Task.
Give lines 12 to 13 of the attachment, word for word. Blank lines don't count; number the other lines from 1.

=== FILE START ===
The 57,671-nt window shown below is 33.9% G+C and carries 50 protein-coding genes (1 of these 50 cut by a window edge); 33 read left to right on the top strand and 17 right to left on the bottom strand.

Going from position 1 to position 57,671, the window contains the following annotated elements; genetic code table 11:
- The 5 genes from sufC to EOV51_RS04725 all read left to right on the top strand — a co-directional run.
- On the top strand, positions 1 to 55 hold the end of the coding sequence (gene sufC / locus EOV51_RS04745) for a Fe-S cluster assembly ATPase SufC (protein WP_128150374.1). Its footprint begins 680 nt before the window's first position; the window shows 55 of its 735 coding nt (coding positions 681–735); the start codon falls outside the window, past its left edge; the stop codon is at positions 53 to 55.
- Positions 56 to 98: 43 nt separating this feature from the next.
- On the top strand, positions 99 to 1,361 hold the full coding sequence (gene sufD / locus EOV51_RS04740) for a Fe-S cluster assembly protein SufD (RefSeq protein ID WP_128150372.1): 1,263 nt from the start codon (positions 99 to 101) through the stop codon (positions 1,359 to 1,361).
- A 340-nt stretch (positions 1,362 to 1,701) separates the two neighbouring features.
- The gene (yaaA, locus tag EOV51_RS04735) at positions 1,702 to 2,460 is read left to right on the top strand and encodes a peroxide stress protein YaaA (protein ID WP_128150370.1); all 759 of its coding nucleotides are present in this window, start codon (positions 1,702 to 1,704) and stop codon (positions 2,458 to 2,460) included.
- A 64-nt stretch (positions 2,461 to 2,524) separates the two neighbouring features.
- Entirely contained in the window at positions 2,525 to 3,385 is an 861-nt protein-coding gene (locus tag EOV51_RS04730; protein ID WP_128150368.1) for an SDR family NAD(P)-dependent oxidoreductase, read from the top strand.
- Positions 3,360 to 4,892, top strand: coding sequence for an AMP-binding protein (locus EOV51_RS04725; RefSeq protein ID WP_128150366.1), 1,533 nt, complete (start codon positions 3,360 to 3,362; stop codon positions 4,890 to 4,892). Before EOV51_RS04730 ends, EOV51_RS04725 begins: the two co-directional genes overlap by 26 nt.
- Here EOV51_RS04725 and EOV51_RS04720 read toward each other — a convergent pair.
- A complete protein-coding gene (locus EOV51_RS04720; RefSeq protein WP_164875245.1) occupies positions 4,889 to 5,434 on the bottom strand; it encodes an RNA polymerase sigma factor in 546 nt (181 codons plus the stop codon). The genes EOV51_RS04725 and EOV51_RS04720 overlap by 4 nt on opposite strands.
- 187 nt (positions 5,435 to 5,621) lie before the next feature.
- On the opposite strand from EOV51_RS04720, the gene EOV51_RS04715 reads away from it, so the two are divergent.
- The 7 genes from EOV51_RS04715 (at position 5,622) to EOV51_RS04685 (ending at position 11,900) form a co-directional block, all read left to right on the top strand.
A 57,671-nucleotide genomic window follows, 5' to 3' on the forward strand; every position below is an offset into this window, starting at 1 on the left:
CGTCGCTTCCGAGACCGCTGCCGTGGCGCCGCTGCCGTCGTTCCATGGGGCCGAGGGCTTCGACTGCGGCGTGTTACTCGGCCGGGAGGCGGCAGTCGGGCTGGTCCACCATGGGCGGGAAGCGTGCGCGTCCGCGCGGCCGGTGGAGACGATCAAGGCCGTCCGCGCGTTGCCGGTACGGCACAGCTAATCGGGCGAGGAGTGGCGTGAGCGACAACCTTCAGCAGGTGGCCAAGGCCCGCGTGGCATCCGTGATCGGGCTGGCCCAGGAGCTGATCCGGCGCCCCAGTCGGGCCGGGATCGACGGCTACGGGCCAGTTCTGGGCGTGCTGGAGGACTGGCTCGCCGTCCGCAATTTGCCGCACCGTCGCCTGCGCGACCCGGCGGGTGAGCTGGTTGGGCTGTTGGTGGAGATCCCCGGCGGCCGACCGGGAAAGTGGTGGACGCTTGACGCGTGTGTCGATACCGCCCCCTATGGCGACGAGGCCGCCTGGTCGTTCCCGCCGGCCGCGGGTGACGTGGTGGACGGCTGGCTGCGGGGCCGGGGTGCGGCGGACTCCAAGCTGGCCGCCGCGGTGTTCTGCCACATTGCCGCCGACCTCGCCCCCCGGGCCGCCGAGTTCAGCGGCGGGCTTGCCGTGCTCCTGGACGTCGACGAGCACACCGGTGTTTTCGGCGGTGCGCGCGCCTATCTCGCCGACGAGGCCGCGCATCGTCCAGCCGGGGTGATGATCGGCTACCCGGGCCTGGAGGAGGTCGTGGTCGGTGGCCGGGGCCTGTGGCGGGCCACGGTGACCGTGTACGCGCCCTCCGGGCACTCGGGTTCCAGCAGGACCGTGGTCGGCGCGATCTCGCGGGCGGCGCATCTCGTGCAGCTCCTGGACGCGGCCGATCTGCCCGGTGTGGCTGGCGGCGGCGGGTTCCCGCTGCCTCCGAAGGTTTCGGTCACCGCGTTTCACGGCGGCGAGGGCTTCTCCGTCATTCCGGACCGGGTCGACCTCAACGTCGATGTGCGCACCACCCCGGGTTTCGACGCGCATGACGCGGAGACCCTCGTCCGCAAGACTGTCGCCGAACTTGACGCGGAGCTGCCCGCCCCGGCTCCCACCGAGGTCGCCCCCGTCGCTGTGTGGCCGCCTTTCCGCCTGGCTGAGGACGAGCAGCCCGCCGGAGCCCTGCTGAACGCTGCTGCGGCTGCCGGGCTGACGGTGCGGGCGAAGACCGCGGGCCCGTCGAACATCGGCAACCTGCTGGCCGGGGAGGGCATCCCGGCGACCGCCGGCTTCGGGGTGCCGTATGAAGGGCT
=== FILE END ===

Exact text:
- Here EOV51_RS04725 and EOV51_RS04720 read toward each other — a convergent pair.
- A complete protein-coding gene (locus EOV51_RS04720; RefSeq protein WP_164875245.1) occupies positions 4,889 to 5,434 on the bottom strand; it encodes an RNA polymerase sigma factor in 546 nt (181 codons plus the stop codon). The genes EOV51_RS04725 and EOV51_RS04720 overlap by 4 nt on opposite strands.